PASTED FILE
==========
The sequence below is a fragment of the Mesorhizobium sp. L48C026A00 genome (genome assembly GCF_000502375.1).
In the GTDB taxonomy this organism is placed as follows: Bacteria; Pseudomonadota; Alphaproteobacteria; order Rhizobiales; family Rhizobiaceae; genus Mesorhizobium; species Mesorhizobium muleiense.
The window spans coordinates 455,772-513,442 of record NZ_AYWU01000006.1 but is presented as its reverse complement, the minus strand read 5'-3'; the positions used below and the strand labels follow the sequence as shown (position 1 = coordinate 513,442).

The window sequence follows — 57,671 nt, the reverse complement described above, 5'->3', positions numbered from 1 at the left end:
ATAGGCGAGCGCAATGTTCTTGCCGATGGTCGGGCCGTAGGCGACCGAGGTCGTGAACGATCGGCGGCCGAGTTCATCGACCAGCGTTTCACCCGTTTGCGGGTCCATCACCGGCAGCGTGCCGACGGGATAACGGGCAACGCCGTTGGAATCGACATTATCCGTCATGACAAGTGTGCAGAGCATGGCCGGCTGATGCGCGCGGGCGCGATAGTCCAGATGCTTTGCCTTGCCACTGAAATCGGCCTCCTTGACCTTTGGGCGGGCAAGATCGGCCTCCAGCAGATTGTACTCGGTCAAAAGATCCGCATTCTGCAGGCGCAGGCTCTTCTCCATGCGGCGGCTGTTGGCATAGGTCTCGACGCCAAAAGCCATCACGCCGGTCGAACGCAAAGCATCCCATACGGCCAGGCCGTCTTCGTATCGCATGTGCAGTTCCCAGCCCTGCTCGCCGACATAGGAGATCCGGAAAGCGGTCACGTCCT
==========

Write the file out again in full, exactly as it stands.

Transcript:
The sequence below is a fragment of the Mesorhizobium sp. L48C026A00 genome (genome assembly GCF_000502375.1).
In the GTDB taxonomy this organism is placed as follows: Bacteria; Pseudomonadota; Alphaproteobacteria; order Rhizobiales; family Rhizobiaceae; genus Mesorhizobium; species Mesorhizobium muleiense.
The window spans coordinates 455,772-513,442 of record NZ_AYWU01000006.1 but is presented as its reverse complement, the minus strand read 5'-3'; the positions used below and the strand labels follow the sequence as shown (position 1 = coordinate 513,442).

The window sequence follows — 57,671 nt, the reverse complement described above, 5'->3', positions numbered from 1 at the left end:
ATAGGCGAGCGCAATGTTCTTGCCGATGGTCGGGCCGTAGGCGACCGAGGTCGTGAACGATCGGCGGCCGAGTTCATCGACCAGCGTTTCACCCGTTTGCGGGTCCATCACCGGCAGCGTGCCGACGGGATAACGGGCAACGCCGTTGGAATCGACATTATCCGTCATGACAAGTGTGCAGAGCATGGCCGGCTGATGCGCGCGGGCGCGATAGTCCAGATGCTTTGCCTTGCCACTGAAATCGGCCTCCTTGACCTTTGGGCGGGCAAGATCGGCCTCCAGCAGATTGTACTCGGTCAAAAGATCCGCATTCTGCAGGCGCAGGCTCTTCTCCATGCGGCGGCTGTTGGCATAGGTCTCGACGCCAAAAGCCATCACGCCGGTCGAACGCAAAGCATCCCATACGGCCAGGCCGTCTTCGTATCGCATGTGCAGTTCCCAGCCCTGCTCGCCGACATAGGAGATCCGGAAAGCGGTCACGTCCT